and Japan. Of course Ginkgoales continued all the features of Cordaitales that looked towards Conifers, such as the branching habit, relatively simple leaves, and thick vascular cylinder. The monosporangiate cones were also continued, but the most notable feature is the continuation of the swimming sperms ©f Cordaitales. Cordaitales had continued the swimming sperms of Cycadofilicales and ferns; in fact all the vascular plants of the Paleozoic had swimming sperms. One of the most primitive features of the Cycadophyte branch is that it retained throughout this primitive, fern type of male cell. In the present Gymnosperm flora, therefore, Cycads and Ginkgos are distinguished by having swimming sperms, the former having continued them directly from the Cycadofilicales, the latter obtaining them indirectly from the same source, and directly through the Cordaitales. To state the situation in other terms, it may be said that the Cycads have continued primitive vegetative and reproductive structures, while the Ginkgos have retained primitive reproductive structures and have changed the vegetative structures, a change initiated by the Cordaitales.
All of this serves to emphasize the position of the Coniferales, the fourth Mesozoic group, and the dominant Gymnosperm group to-day. It not only continued to change the vegetative structures, but it also abandoned the primitive features of reproduction in abandoning the swimming sperm, which became a relatively passive cell conducted to the egg by a pollen tube. Few persons realize that Gymnosperms in general, in terms of great groups, have swimming sperms, which the pollen tubes do not conduct; for this situation is overshadowed by the fact that the single overwhelming group of Gymnosperms to-day has passive sperms conducted by pollen tubes.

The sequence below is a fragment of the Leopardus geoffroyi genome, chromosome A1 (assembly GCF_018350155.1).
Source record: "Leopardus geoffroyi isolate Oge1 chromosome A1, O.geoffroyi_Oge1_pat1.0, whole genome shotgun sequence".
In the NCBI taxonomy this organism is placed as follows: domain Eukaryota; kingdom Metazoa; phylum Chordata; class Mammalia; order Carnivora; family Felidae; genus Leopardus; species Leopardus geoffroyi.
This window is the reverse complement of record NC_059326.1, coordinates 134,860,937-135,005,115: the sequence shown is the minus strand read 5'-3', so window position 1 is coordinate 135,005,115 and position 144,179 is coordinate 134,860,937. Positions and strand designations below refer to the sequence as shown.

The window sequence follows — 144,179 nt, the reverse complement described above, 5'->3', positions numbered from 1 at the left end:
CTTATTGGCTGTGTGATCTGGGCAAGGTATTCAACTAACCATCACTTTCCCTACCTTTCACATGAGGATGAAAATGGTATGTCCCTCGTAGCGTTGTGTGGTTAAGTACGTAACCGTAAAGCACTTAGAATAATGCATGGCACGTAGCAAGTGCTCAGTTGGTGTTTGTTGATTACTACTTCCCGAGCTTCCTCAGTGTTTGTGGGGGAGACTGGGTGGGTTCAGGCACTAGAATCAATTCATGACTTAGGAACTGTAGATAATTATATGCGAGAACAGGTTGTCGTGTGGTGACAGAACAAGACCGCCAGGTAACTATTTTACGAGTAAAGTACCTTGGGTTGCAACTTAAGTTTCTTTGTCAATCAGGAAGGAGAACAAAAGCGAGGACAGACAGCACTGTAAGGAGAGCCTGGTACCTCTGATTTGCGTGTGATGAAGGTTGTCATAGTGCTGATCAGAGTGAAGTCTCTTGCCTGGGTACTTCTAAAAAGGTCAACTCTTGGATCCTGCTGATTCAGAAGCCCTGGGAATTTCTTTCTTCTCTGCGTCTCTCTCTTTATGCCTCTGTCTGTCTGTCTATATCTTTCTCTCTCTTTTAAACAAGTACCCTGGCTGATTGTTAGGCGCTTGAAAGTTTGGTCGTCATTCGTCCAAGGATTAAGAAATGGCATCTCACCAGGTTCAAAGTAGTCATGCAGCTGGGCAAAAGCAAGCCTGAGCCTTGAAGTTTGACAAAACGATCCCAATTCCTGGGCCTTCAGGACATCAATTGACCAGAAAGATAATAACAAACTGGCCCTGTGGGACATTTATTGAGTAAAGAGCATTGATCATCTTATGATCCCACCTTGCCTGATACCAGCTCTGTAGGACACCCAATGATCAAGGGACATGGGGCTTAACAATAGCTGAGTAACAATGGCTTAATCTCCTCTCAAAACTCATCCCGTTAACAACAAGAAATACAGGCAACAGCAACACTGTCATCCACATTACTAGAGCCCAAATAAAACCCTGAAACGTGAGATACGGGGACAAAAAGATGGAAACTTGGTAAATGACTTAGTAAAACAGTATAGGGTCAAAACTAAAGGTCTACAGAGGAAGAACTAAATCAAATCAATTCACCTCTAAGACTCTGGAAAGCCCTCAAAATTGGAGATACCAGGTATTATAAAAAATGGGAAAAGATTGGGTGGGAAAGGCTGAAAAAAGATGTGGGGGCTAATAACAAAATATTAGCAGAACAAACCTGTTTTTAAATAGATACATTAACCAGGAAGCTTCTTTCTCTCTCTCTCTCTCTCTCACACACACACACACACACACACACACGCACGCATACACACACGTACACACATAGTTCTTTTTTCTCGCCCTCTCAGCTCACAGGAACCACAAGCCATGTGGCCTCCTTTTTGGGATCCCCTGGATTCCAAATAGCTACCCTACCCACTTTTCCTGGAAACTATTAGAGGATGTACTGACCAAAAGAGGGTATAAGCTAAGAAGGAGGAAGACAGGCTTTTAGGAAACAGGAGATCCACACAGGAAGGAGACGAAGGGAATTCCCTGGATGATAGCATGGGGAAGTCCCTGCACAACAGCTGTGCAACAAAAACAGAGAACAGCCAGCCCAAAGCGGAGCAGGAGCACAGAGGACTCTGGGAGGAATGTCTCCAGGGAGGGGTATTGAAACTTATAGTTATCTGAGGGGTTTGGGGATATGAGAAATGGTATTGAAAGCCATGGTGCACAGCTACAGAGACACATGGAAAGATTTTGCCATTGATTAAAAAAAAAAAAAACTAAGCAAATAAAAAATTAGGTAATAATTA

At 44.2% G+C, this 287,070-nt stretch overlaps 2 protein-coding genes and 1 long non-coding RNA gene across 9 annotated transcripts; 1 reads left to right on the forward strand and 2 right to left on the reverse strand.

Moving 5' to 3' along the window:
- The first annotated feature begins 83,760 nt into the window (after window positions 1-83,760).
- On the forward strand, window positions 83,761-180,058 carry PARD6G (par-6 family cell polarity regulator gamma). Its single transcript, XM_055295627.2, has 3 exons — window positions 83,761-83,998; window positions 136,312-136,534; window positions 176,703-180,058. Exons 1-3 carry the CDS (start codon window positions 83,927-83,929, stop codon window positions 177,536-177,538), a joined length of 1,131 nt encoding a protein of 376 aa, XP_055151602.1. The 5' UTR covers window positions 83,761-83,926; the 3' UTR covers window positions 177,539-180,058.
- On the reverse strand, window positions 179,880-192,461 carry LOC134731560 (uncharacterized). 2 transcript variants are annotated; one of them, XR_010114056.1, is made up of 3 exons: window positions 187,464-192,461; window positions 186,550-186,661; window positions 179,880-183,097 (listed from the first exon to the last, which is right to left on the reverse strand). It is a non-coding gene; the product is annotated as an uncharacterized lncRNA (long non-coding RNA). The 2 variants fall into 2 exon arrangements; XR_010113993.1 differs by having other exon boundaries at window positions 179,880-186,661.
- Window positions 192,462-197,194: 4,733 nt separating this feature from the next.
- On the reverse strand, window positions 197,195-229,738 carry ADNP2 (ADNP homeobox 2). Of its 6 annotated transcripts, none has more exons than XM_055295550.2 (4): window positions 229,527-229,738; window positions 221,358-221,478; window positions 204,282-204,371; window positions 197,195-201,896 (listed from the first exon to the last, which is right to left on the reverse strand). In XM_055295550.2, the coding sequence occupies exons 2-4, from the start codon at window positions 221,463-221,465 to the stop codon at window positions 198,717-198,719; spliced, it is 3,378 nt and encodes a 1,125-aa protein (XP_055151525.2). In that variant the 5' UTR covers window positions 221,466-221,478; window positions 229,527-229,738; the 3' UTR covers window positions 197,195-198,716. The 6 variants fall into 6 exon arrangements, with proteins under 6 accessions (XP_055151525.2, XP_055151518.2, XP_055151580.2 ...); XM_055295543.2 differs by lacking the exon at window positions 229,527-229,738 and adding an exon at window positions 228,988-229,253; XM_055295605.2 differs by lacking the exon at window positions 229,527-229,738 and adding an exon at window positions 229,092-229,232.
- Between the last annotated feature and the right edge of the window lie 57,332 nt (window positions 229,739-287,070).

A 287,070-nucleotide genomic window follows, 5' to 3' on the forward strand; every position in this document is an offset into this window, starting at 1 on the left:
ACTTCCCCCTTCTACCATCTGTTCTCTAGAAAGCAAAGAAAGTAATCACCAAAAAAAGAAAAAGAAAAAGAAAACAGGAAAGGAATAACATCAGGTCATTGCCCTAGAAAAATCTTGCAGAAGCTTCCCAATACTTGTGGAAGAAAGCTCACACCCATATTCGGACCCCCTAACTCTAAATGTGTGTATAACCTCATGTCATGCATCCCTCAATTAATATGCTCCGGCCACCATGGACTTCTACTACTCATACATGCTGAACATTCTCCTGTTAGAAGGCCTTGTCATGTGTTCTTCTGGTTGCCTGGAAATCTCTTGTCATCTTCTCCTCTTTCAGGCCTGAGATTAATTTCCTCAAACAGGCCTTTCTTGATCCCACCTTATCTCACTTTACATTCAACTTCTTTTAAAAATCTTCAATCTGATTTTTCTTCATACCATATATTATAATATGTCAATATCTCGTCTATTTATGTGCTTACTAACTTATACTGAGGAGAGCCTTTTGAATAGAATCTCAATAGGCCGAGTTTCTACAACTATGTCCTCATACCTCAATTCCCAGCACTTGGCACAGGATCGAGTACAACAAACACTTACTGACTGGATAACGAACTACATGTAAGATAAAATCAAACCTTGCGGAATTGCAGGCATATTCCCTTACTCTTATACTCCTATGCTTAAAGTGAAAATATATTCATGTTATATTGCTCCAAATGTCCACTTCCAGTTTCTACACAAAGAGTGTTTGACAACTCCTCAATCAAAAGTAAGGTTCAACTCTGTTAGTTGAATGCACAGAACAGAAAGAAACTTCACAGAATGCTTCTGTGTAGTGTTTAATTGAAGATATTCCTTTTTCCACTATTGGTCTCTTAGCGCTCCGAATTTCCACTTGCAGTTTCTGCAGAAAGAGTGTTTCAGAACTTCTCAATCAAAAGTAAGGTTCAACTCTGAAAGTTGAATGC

In connection with this change of reproductive habit, the Coniferales during the Mesozoic differentiated into the six great families or tribes recognized to-day, so that it is the one great group of Gymnosperms that developed an extensive range of forms. The historical interest connected with Conifers, therefore, is not so much the origin of the group as a whole, for that seems to be traced clearly to the Paleozoic Cordaitales, as the origin and relative antiquity of its tribes. This question has been answered by the study of vascular anatomy, chiefly by Jeffrey of Harvard, supported by the morphology of the reproductive structures, and by history. The conclusion is that the tribe containing the pines is to be regarded as including the modern representatives of the most ancient Conifers. The only possible contestant for this honor is the tribe comprising the araucarians of the southern hemisphere. The four other tribes (podocarps, taxads, taxodiums and cypresses) are clearly relatively modern. The general conclusion, therefore, is that the Conifer stock became differentiated from the Cordaitales with features characteristic of the pine tribe, and that from